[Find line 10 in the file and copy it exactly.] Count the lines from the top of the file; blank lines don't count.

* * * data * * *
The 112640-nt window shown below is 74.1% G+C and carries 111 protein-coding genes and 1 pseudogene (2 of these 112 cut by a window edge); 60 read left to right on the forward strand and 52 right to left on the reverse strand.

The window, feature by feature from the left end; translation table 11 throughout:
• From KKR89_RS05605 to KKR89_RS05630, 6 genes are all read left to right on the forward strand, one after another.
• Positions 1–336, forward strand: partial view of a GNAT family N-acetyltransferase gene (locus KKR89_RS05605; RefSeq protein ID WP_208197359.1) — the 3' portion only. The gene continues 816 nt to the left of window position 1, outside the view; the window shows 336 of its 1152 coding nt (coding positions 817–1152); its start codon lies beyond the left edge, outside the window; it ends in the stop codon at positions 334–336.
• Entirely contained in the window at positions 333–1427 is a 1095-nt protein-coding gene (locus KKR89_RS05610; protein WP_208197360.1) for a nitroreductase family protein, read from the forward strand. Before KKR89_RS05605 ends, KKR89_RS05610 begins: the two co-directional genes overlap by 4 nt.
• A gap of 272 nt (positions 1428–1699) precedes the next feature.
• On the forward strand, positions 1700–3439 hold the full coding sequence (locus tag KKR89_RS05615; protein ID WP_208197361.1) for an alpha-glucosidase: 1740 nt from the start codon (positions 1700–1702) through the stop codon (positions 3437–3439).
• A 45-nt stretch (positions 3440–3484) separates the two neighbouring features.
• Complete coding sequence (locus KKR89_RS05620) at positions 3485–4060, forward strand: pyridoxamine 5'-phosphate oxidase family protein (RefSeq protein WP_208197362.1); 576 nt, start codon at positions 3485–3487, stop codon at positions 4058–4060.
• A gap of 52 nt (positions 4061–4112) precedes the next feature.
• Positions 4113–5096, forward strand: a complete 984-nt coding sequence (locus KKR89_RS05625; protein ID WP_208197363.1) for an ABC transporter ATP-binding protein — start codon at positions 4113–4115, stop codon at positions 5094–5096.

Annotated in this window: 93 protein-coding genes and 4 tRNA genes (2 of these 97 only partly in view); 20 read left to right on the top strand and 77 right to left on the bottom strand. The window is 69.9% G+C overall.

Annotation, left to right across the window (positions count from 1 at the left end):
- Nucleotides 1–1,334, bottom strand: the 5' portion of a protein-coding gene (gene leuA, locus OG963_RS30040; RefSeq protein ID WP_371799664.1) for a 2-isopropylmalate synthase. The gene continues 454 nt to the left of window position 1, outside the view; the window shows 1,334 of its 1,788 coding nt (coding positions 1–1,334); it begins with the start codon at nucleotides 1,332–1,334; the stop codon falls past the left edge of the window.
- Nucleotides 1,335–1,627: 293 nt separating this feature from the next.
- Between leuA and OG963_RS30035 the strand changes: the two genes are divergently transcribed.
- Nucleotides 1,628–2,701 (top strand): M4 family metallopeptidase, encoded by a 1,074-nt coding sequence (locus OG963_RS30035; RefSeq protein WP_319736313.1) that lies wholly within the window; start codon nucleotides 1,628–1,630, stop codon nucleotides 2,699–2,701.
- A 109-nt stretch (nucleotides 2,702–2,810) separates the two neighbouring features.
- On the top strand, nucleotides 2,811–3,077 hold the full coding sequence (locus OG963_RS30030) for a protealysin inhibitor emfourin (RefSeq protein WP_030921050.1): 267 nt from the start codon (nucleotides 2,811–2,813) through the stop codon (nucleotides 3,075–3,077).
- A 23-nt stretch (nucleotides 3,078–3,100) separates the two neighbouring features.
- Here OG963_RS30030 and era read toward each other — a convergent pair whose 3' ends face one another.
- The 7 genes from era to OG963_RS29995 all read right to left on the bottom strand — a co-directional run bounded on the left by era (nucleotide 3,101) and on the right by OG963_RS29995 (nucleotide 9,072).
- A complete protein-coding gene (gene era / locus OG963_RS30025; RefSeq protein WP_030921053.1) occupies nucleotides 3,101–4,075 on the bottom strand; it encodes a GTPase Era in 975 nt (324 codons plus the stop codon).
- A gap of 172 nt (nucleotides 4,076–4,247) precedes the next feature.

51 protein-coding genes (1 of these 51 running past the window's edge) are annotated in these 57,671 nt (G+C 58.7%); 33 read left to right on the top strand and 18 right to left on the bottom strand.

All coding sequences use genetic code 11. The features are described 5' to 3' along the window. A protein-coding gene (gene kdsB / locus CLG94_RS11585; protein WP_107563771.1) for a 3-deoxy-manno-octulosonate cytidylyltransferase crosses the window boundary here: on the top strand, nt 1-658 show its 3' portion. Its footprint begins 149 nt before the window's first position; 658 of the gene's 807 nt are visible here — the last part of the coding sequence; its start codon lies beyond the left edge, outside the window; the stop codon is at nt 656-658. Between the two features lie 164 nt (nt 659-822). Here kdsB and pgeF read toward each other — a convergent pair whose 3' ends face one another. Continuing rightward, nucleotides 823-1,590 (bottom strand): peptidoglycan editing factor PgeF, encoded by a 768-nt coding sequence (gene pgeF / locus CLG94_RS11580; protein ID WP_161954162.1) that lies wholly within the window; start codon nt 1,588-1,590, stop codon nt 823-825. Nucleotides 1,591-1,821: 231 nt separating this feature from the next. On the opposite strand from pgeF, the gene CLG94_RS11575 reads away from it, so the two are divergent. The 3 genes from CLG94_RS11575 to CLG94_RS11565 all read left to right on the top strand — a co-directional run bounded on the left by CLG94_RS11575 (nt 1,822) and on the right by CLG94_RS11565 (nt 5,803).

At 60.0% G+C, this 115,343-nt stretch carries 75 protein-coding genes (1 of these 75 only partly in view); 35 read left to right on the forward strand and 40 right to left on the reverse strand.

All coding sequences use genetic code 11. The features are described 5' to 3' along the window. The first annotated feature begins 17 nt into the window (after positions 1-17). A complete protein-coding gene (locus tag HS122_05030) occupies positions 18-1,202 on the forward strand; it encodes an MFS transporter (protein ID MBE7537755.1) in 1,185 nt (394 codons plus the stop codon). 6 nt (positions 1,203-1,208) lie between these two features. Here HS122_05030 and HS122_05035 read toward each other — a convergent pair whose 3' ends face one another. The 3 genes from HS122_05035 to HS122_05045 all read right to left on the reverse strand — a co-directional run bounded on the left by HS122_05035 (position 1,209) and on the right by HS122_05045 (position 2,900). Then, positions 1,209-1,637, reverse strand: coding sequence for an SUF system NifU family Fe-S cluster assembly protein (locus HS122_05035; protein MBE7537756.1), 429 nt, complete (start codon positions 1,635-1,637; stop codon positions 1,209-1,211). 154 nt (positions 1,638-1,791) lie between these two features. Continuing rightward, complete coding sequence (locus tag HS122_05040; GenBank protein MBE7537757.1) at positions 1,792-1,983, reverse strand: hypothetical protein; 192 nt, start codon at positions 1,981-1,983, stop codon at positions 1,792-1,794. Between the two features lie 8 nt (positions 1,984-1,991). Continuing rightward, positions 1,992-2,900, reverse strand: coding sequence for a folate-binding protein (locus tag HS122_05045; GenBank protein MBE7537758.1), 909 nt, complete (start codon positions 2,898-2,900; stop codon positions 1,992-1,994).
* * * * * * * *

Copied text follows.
• A gap of 52 nt (positions 4061–4112) precedes the next feature.